Subject: Storage
Manufacturer: Toshiba

Toshiba RC100 240GB/480GB SSD Review

Introduction:

Budget SSDs are a tough trick to pull off. You have components, a PCB, and ultimately assembly - all things which costs money. Savings can be had when major components (flash) are sourced from within the same company, but there are several companies already playing that game. Another way to go is to reduce PCB size, but then you can only fit so much media on the same board as the controller and other necessary parts. Samsung attempted something like this with its PM971, but that part was never retail, meaning the cost savings were only passed to the OEMs implementing that part into their systems. It would be nice if a manufacturer would put a part like this into the hands of regular customers looking to upgrade their system on a budget, and Toshiba is aiming to do just that with their new RC100 line:

DSC04992.JPG

Not only did Toshiba stack the flash and controller within the same package, they also put that package on an M.2 2242 PCB. No need for additional length here really, and they could have possibly gotten away with M.2 2230, but that might have required some components on the back side of the PCB. Single-sided PCBs are cheaper to produce vs. a PCB that is 12mm longer, so the design decision makes sense here.

Specifications:

specs.png

Bear in mind these are budget parts and small ones at that. The specs are decent, but these are not meant to be fire-breathing SSDs. The PCIe 3.0 x2 interface will be limiting things a bit, and these are geared more towards power efficiency with a typical active power draw of only 3.2 Watts. While we were not sampled the 120GB part, it does appear to maintain decent specified performance despite the lower capacity, which is a testament to the performance of Toshiba's 64-layer 3D BiCS TLC flash.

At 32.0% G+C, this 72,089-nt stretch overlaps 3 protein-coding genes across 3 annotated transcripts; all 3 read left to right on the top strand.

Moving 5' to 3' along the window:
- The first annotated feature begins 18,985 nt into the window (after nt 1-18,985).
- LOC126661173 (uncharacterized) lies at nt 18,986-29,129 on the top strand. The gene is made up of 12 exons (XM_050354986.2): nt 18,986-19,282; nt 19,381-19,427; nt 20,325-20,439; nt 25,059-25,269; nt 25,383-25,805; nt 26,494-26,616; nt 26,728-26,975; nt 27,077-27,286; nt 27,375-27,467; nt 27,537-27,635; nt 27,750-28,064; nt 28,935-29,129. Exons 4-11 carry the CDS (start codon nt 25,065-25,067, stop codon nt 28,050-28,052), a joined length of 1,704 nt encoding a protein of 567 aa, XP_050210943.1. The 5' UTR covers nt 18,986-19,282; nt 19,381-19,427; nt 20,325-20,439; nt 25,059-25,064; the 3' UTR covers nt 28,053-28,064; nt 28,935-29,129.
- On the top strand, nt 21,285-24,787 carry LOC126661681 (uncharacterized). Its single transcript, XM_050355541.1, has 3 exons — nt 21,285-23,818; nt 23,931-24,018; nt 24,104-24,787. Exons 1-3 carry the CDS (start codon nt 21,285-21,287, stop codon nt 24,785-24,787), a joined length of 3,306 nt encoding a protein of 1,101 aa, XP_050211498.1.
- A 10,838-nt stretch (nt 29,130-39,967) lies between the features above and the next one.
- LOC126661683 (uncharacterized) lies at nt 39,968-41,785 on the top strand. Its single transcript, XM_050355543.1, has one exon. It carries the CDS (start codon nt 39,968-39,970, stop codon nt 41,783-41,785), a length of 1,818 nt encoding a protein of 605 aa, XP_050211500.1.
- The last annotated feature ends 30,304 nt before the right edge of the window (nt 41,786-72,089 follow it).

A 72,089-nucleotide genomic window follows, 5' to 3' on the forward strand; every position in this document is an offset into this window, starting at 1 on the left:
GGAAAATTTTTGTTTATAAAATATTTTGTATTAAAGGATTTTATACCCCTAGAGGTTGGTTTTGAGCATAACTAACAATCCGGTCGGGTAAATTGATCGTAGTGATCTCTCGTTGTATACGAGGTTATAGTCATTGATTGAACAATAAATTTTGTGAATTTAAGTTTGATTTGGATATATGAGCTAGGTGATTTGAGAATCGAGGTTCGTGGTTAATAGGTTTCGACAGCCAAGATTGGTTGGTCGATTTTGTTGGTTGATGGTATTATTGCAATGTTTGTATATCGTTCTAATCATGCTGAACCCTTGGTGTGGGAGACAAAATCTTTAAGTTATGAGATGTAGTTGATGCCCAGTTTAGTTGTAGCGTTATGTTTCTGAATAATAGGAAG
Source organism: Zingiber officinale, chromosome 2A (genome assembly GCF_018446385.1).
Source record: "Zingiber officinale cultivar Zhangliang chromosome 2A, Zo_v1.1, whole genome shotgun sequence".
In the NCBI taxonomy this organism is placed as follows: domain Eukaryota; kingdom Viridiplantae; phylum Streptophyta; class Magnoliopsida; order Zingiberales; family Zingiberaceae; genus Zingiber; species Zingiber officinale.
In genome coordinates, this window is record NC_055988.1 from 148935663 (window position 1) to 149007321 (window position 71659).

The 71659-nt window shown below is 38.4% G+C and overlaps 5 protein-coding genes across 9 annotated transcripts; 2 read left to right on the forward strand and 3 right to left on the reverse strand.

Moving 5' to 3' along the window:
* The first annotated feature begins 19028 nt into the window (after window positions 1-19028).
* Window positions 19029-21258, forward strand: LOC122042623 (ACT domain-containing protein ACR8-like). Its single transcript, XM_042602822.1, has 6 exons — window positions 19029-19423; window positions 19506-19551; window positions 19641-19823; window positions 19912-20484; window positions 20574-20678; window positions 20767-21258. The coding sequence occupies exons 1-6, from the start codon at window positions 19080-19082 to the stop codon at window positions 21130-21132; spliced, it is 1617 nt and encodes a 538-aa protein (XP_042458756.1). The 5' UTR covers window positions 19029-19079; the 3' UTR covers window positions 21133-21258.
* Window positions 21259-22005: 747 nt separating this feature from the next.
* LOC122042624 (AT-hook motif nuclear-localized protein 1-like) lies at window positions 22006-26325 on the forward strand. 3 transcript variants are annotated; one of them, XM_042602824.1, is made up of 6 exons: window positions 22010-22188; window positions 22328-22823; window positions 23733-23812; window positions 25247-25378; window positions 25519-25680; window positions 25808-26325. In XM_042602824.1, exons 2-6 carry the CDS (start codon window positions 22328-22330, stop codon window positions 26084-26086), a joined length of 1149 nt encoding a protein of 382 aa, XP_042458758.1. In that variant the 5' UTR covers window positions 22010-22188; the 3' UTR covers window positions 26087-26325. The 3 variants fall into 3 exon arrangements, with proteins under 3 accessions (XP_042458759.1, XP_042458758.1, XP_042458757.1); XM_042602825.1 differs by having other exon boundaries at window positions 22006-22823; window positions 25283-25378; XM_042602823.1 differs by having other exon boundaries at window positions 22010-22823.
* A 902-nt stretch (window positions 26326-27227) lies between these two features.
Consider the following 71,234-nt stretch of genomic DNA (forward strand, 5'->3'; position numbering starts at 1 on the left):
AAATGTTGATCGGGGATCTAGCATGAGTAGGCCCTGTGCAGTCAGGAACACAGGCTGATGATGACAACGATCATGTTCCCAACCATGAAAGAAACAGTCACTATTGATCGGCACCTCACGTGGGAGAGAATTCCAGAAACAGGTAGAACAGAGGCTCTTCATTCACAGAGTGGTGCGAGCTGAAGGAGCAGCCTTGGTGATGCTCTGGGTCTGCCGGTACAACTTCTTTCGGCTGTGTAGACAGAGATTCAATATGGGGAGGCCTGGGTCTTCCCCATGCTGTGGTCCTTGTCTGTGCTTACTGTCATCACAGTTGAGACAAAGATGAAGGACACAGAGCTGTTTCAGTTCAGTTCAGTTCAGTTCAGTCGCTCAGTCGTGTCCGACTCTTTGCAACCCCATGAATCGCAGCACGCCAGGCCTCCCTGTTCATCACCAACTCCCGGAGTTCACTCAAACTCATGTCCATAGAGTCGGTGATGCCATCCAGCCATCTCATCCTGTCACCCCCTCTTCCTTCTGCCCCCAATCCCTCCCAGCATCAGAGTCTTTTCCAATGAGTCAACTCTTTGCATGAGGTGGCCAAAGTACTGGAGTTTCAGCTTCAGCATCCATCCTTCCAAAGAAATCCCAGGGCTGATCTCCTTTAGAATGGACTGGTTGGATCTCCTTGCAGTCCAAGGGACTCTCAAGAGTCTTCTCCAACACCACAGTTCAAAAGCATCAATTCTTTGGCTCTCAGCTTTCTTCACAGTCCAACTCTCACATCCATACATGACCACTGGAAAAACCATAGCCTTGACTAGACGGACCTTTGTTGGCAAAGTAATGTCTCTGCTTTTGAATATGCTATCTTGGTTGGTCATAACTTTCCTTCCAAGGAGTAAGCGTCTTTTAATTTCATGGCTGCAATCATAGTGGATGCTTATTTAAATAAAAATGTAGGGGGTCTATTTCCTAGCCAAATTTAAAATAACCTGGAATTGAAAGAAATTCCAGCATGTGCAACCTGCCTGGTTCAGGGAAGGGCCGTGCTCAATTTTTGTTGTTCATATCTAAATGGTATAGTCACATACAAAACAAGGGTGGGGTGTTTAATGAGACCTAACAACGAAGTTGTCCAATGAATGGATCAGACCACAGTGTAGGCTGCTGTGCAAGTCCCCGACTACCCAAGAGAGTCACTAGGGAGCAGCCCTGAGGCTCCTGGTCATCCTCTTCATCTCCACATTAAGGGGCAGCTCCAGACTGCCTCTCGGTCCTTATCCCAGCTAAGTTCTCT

Packaging:

DSC04989.JPG

Not much to talk about here. Simple, no frills, SSD packaging. Just enough to ensure the product arrives undamaged. Mission accomplished.

Read on for our full review of the Toshiba RC100 240GB and 480GB SSDs!

Mikey likes it! Windows 10 comes to terms with it's taste in SSDs

Subject: General Tech | May 25, 2018 - 01:43 PM |
Tagged: KB4100403, Pro 6000p, 600p, XG4, XG5, BG3, Intel, toshiba

It's Friday and there are enough tales of woe below the fold to reassure you the world didn't completely change while you slept, but let's lede with some good news.  Owners of the two SSDs from Intel which proved incompatible with the latest version of Windows 10, and likely the trio of Toshiba as well should look forward to KB4100403.  You can force it today, or wait for the proper patch Tuesday and let some other poor suckers play canary but in theory you should now be able to enjoy the April Update if you so desire. 

The Register couldn't get the details of what was fixed from Microsoft but they do provide a link to the update here.

TB2aHVulG8lpuFjy0FpXXaGrpXa_!!2781439406.jpg

"A chink of light has appeared in the wall of Windows 10 update woes in the form of a patch that should address the SSD problems plaguing the OS."

Here is some more Tech News from around the web:

Tech Talk

Source: The Register

Toshiba Constructing New 3D NAND BiCS Flash Memory Fabrication Facility In Japan

Subject: Storage | May 24, 2018 - 01:15 AM |
Tagged: toshiba, flash memory, fab, BiCS, 3d nand

Toshiba Memory Corporation (a subsidiary of Toshiba) is expanding its 3D flash memory production capabilities by beginning construction of a new state-of-the-art fab in Kitakami city which is in the Iwate prefecture in Japan. Toshiba Memory Corporation’s a new Toshiba Memory Iwate Corporation subsidiary began preparing for the new fab last September and construction will begin in July.

Toshiba BICS Flash.png

The new fab will be built with an earthquake absorbing structure and AI powered production lines with an emphasis on energy efficiency. TMIC plans to complete construction in 2019 and will hire 370 new graduates. Toshiba plans to use the new fab to boost its production capacity for its proprietary BiCS 3D flash memory to capture the massive growth market for enterprise and datacenter solid state drives. Further, Toshiba will extend its joint venture with Western Digital to include working together at the new fab.

Toshiba is quoted in the press release in stating: